The election comes at a crucial moment, as foreign troops prepare to withdraw by the end of 2014 and with U.S.-Afghan relations at a gridlock that could prevent a long-term security agreement from being signed. A well-run election and a qualified victor would help sustain the gains of the past 10 years, Western officials say. But with the stakes so high and the candidates so divisive, an electoral dispute could have devastating consequences.
More than two dozen presidential candidates — each with two vice-presidential running mates — are registered for the election, which is scheduled to take place in April. Among those running are President Hamid Karzai’s brother; a religious scholar accused of leading a bloody campaign against the Hazara minority ethnic group; one of the country’s most powerful and controversial provincial governors, nicknamed “the Bulldozer”; a former militia leader whom Human Rights Watch accused of “widespread looting and violence”; and an Uzbek leader widely accused of war crimes.
Also on the list are some of the technocrats who have ascended the ranks of Afghanistan’s government over the past decade: the country’s foreign minister, a World Bank official who became finance minister, a former defense minister who frequently lectured at Washington think tanks, and a sharply dressed ophthalmologist who became a vocal opposition leader after serving as a top diplomat.
In some cases, those who have led ministries and those who have led militias or shadowy patronage networks are running together.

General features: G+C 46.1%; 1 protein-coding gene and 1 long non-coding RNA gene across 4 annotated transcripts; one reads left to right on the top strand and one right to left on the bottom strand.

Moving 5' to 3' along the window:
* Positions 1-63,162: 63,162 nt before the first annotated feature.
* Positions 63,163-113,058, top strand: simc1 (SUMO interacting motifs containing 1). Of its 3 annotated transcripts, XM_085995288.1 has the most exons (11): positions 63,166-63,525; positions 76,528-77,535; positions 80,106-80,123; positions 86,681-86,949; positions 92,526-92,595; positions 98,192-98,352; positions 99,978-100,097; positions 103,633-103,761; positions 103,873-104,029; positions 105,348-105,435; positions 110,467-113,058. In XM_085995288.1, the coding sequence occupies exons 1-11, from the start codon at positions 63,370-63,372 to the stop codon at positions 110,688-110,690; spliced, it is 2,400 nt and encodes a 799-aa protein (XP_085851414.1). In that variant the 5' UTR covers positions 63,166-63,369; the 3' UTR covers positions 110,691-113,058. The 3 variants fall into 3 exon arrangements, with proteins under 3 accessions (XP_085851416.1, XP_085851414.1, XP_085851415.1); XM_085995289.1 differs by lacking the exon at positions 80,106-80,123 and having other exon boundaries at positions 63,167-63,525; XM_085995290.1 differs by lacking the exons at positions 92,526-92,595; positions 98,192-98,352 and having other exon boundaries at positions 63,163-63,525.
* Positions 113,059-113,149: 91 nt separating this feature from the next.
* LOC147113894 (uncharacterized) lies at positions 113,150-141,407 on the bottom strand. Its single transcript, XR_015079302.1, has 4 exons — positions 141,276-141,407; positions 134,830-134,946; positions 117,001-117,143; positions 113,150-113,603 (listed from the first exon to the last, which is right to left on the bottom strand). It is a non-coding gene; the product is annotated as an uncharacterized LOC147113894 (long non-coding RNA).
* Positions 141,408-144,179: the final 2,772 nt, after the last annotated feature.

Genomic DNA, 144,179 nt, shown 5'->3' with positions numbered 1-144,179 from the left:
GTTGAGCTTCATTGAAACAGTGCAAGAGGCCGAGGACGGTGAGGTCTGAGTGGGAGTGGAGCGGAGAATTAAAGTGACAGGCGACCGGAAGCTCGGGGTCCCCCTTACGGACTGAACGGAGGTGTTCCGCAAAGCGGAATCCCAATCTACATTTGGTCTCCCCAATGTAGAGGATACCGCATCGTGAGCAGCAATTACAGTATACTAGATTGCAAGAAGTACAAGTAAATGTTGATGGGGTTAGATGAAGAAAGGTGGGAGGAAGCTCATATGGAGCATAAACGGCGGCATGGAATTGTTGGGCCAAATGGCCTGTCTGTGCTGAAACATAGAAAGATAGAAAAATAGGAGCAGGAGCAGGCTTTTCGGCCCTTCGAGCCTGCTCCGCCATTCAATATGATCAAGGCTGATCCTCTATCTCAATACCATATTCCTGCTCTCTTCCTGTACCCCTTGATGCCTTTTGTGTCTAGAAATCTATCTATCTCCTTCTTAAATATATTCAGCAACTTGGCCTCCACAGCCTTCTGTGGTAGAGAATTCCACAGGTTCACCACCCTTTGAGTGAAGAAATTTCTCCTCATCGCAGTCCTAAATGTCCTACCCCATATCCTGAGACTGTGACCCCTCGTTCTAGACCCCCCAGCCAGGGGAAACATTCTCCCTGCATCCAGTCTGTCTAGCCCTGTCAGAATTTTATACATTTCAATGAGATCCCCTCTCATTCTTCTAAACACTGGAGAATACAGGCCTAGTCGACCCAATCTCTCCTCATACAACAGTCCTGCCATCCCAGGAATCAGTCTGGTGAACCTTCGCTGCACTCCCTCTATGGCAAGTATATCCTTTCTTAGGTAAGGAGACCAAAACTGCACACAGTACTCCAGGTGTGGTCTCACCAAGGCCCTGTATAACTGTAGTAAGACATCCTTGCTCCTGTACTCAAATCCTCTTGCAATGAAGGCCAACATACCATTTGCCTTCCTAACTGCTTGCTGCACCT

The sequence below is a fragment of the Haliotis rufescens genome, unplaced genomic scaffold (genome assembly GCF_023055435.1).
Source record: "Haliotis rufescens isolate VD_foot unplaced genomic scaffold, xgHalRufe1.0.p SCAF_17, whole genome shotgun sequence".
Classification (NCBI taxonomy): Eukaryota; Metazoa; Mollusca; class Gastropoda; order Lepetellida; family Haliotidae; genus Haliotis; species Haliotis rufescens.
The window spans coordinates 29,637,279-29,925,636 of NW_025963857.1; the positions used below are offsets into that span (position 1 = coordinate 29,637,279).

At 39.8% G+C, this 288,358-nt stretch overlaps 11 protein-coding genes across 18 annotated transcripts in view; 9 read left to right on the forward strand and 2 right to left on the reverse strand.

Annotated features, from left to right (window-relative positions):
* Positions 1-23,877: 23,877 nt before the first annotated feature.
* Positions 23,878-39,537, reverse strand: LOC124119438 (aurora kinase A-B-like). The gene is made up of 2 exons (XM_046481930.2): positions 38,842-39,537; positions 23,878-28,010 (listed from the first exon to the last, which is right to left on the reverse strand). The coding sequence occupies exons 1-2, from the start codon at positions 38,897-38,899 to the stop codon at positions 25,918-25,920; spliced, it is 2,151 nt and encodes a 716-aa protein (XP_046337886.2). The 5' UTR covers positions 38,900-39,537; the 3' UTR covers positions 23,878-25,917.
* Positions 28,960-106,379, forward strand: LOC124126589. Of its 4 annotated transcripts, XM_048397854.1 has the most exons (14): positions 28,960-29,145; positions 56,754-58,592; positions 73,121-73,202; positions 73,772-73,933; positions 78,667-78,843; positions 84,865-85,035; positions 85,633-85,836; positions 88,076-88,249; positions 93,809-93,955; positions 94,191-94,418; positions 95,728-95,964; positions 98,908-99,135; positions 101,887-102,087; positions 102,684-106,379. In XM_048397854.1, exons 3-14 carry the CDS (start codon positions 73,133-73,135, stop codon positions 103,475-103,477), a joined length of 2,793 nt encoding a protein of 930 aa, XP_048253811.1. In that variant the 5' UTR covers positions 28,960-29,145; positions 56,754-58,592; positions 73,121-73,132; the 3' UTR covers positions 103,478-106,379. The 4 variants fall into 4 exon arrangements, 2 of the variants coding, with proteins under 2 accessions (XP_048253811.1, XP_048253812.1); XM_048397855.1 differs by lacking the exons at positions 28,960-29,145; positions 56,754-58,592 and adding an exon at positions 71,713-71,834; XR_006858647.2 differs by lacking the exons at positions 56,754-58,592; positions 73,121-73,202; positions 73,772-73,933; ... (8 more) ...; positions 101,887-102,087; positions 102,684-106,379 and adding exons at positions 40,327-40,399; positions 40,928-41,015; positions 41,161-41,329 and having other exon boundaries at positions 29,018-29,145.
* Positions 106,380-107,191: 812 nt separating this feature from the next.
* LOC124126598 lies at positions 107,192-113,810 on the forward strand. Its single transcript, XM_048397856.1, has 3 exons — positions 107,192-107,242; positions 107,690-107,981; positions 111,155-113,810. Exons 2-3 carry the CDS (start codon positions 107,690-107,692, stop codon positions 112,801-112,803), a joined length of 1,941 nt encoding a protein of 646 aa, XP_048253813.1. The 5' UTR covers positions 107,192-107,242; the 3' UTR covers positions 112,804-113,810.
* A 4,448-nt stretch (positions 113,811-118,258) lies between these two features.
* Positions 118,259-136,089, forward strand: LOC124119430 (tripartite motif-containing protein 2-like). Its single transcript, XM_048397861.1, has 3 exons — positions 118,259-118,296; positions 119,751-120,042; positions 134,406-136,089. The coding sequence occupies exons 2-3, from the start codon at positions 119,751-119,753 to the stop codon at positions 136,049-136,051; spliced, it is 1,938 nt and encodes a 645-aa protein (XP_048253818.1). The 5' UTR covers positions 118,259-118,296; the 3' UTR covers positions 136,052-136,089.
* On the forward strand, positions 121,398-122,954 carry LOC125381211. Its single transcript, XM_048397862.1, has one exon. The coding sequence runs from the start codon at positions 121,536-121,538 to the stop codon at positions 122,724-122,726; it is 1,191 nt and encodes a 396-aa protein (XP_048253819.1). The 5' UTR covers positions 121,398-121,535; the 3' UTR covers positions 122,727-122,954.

Ashraf Ghani, the former World Bank official, chose Gen. Abdurrashid Dostum, the Uzbek warlord, as his running mate.
Abdullah Abdullah, the ophthalmologist and a former foreign minister, chose Mohammad Mohaqiq, the former militia leader.
Some chose running mates from different parts of the country but with similar positions in Afghan society. Abdurrab Rasul Sayyaf, the religious scholar turned mujahideen commander, chose Ismail Khan, who once commanded a large swath of western Afghanistan. Khan, suggesting that Afghan civilians take security into their own hands, told Der Spiegel last month: “What good is this army? It has only been provided with rifles.”
With so many candidates — and tickets comprising such odd bedfellows — it’s hard to discern a clear favorite. For now, Abdullah; Zalmay Rassoul, the current foreign minister, and Qayum Karzai, the president’s brother, are seen by many as the front-runners. Each will struggle to develop a broad voter base in a country still divided by ethnicity, tribe and geography. Rassoul is the only viable candidate with a female vice president on his ticket: Habiba Sorobi, governor of Bamyan province.